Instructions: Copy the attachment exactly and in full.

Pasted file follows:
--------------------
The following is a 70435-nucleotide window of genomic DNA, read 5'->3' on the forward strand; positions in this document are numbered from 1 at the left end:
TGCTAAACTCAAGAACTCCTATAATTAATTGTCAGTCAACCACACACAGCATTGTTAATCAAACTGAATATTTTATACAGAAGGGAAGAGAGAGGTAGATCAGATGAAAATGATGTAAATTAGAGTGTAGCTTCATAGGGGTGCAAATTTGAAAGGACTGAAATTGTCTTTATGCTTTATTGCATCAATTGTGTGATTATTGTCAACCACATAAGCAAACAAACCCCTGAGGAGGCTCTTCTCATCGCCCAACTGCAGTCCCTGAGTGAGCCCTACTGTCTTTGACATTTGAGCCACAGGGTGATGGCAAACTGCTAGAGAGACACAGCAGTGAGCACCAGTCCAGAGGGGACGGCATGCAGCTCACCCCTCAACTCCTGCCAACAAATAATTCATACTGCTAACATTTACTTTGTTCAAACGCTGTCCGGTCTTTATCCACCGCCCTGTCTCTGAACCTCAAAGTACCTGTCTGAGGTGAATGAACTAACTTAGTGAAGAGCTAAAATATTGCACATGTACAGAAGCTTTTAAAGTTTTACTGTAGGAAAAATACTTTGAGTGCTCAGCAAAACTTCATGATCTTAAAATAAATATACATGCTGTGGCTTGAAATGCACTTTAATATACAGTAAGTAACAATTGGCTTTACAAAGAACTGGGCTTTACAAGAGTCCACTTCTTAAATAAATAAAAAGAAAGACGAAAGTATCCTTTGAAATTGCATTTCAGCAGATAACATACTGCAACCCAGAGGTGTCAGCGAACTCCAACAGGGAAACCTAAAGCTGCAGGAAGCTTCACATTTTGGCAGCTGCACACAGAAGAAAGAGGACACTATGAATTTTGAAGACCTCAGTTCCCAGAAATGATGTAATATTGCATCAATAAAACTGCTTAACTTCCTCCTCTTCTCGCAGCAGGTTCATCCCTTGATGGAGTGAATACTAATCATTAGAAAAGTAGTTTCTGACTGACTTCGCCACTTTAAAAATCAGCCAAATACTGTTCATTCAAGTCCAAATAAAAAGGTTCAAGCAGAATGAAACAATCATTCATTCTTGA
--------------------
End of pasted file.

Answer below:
The following is a 70435-nucleotide window of genomic DNA, read 5'->3' on the forward strand; positions in this document are numbered from 1 at the left end:
TGCTAAACTCAAGAACTCCTATAATTAATTGTCAGTCAACCACACACAGCATTGTTAATCAAACTGAATATTTTATACAGAAGGGAAGAGAGAGGTAGATCAGATGAAAATGATGTAAATTAGAGTGTAGCTTCATAGGGGTGCAAATTTGAAAGGACTGAAATTGTCTTTATGCTTTATTGCATCAATTGTGTGATTATTGTCAACCACATAAGCAAACAAACCCCTGAGGAGGCTCTTCTCATCGCCCAACTGCAGTCCCTGAGTGAGCCCTACTGTCTTTGACATTTGAGCCACAGGGTGATGGCAAACTGCTAGAGAGACACAGCAGTGAGCACCAGTCCAGAGGGGACGGCATGCAGCTCACCCCTCAACTCCTGCCAACAAATAATTCATACTGCTAACATTTACTTTGTTCAAACGCTGTCCGGTCTTTATCCACCGCCCTGTCTCTGAACCTCAAAGTACCTGTCTGAGGTGAATGAACTAACTTAGTGAAGAGCTAAAATATTGCACATGTACAGAAGCTTTTAAAGTTTTACTGTAGGAAAAATACTTTGAGTGCTCAGCAAAACTTCATGATCTTAAAATAAATATACATGCTGTGGCTTGAAATGCACTTTAATATACAGTAAGTAACAATTGGCTTTACAAAGAACTGGGCTTTACAAGAGTCCACTTCTTAAATAAATAAAAAGAAAGACGAAAGTATCCTTTGAAATTGCATTTCAGCAGATAACATACTGCAACCCAGAGGTGTCAGCGAACTCCAACAGGGAAACCTAAAGCTGCAGGAAGCTTCACATTTTGGCAGCTGCACACAGAAGAAAGAGGACACTATGAATTTTGAAGACCTCAGTTCCCAGAAATGATGTAATATTGCATCAATAAAACTGCTTAACTTCCTCCTCTTCTCGCAGCAGGTTCATCCCTTGATGGAGTGAATACTAATCATTAGAAAAGTAGTTTCTGACTGACTTCGCCACTTTAAAAATCAGCCAAATACTGTTCATTCAAGTCCAAATAAAAAGGTTCAAGCAGAATGAAACAATCATTCATTCTTGA